If you’re a fan of test-driven development, you will write a lot of unit tests. In this case, you’re slicing your application up into very tiny, testable units (like at a class level) and mocking and stubbing the dependencies of each class. This gives you faster, less brittle tests. You still probably have QA people testing the black box as well, so now we’re using two different approaches, with is good.
I’m not satisfied
While each of the previous two approaches have their positives, they both have their negatives. I’ve already talked about the negatives of all manual QA black box testing, so I won’t go into that again (although I’m always up for a good rant). But writing lots of unit tests has its problems as well. For example:
- Tests with lots of mocks and stubs, and failing tests that fail because someone refactored a class any now my stubs and mocks are all hosed. You know the feeling.
- Testing an individual class or method is great, but my tests aren’t always testing something that has business value on its own.
You own your application. Your application does not own you (at least it shouldn’t). We also own the testing of our application and should be able to test it in any way that we can think of. The goal is high quality, low cost of maintaining the test suite, and speed to market. How can we best achieve this goal? (And don’t just give me the first textbook answer that pops in your head.)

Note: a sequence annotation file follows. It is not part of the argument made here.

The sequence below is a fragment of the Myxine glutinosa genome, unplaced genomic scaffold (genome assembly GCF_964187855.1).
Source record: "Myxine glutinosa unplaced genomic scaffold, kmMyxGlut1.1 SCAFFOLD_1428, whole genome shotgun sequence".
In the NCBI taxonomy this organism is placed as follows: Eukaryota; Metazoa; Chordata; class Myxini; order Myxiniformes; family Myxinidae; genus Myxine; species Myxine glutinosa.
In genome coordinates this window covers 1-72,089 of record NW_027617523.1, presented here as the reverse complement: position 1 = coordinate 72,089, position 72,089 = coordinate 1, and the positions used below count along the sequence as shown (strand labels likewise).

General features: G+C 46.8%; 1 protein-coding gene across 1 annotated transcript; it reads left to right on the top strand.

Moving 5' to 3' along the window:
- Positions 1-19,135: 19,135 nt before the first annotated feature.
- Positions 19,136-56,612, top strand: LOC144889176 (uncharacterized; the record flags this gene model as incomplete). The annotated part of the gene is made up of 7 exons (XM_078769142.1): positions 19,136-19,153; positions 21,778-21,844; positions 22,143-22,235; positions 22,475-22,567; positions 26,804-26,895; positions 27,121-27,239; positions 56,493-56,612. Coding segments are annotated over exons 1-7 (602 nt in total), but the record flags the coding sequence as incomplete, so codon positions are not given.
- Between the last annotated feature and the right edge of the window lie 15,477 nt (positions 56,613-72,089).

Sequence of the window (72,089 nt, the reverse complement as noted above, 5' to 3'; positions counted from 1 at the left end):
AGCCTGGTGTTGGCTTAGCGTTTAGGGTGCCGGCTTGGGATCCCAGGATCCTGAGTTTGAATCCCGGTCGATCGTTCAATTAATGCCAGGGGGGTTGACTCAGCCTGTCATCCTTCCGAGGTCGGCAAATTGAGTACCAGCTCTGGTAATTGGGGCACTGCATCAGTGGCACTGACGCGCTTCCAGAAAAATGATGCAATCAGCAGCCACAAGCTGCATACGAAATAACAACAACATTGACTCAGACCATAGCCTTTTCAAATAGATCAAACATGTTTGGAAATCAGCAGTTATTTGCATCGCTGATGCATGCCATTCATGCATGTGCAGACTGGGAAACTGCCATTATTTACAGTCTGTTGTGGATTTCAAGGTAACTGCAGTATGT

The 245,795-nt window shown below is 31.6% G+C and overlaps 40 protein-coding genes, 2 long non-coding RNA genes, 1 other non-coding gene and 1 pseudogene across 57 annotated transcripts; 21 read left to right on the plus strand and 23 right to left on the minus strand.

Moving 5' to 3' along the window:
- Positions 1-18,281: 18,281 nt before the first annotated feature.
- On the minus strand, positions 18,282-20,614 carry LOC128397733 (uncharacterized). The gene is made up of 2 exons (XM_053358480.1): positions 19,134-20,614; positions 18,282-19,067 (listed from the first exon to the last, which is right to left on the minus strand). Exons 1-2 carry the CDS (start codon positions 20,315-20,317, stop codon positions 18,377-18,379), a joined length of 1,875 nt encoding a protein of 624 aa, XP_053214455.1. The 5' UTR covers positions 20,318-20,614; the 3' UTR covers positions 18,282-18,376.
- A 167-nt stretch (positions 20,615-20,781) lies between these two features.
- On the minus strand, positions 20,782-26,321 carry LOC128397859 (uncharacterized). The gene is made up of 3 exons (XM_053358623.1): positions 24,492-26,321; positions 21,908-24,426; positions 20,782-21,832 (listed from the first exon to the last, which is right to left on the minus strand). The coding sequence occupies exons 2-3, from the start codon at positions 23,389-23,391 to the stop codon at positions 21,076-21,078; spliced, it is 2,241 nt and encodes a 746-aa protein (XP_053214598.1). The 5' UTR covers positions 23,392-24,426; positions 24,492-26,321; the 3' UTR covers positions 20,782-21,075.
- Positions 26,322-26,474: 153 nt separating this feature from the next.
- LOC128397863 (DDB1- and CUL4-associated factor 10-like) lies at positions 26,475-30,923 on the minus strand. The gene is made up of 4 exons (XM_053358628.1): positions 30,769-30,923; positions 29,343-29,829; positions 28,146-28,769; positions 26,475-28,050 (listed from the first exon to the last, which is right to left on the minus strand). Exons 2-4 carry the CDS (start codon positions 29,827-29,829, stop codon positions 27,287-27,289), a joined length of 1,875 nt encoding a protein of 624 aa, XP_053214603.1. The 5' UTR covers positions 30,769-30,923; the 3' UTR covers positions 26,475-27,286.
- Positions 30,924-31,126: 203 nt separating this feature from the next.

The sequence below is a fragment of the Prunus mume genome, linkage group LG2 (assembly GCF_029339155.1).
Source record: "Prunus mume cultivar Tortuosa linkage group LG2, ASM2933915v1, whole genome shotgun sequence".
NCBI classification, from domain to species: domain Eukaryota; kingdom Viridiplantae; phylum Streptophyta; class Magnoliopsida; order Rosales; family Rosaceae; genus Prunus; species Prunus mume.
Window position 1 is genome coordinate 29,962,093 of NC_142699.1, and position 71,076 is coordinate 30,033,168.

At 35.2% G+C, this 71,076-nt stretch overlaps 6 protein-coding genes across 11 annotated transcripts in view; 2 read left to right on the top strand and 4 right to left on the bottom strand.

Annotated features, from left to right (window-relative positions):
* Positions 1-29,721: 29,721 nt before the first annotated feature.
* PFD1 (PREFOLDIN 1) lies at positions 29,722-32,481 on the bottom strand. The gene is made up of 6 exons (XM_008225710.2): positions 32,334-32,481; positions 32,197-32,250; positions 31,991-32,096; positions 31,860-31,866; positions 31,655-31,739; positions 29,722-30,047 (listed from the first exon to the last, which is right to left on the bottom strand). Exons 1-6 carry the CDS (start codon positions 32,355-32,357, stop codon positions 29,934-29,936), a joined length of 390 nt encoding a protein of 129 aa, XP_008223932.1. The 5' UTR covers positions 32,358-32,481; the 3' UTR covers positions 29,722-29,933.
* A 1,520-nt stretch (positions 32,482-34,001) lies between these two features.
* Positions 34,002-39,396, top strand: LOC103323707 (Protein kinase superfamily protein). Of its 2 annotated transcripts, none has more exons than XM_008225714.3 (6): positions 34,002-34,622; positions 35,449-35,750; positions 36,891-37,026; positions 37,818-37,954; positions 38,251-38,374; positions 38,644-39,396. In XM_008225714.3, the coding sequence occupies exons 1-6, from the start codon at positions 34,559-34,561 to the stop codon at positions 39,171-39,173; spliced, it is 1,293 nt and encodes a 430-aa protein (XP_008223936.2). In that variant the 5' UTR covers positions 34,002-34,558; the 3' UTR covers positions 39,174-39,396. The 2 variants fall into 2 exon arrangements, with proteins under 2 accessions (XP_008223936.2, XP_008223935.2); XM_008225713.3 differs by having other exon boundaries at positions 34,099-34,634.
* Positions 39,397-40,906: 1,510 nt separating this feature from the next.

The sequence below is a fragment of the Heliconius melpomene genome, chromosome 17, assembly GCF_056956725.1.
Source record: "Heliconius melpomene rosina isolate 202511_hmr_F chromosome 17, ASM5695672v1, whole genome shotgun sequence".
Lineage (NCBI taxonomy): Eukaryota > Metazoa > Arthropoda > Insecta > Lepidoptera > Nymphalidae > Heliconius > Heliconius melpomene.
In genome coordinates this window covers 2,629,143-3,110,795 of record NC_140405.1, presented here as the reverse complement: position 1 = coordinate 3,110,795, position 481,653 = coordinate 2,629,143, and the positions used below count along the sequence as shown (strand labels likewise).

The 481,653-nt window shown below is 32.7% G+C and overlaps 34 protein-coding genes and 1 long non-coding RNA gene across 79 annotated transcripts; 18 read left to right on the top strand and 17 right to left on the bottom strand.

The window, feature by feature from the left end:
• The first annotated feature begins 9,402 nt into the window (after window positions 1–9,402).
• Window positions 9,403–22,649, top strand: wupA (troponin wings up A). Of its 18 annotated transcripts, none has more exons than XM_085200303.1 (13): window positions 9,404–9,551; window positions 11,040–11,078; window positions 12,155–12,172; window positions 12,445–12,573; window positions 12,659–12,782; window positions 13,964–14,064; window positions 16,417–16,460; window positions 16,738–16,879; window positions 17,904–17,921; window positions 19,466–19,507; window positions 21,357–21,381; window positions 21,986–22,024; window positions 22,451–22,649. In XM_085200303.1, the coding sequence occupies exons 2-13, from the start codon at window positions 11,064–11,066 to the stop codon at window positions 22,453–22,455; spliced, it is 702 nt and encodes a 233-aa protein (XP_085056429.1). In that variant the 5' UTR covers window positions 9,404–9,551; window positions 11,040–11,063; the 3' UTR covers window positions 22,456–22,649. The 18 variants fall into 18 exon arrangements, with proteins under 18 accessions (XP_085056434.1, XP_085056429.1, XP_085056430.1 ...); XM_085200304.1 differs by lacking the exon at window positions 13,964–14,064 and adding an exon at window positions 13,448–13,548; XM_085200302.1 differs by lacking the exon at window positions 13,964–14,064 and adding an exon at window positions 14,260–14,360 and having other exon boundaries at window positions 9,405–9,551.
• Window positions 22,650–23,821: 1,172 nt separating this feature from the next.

There is no one-size-fits-all method for testing applications, and there isn’t even one single best way to test a single application. So what if we used many different approaches and broke our system up into chunks so that we can use each testing method to its fullest potential?
In this case, I’m dividing up my application into separate modules, each with its own purpose, function, and business value. Some may have a user interface component and other might just do some task behind the scenes. I can decide how to best test each module individually. Maybe some modules are done with all black-box acceptance testing, and other modules are done with lots of unit tests. Even within the black-box modules, I might still write unit tests. Of course, I’m still going to have some end-to-end tests (manual and/or automated) that test the whole system working together, but I don’t have to test the majority of the functionality this way.
My favorite kinds of tests are ones that test a system working together because I can specify the inputs and outputs and I don’t have to deal with tons of stubs and mocks. Now if you try to test the whole application end to end this way, it can be a bit cumbersome. But if you have a smaller module that you can test end-to-end, now you can have clean, readable, well-defined tests that don’t have tons of mocks, and the tests define some business function that the module needs to perform. My module might still work independent from the UI or the database, so I might still be able to stub those out and have fast tests. This feels like the kinds of tests I’ve always wanted – tests that test a module end-to-end but are able to run fast because I can still isolate dependencies.
Hey, look, it turns out that modular applications is a good idea in general! It’s way easier to deal with lots of smaller applications that work together than dealing with one monolithic application. Those of you with large solution files and long compilation time (I’m raising my hand) know the pain of dealing with large applications.
The emerging blob
We like to talk about “emergent design” and that we can write tests first and let that drive the design of your code. That is true, but your codebase will evolve into a monolithic (albeit well-tested) blob of an application that assimilates all code into it’s large collective.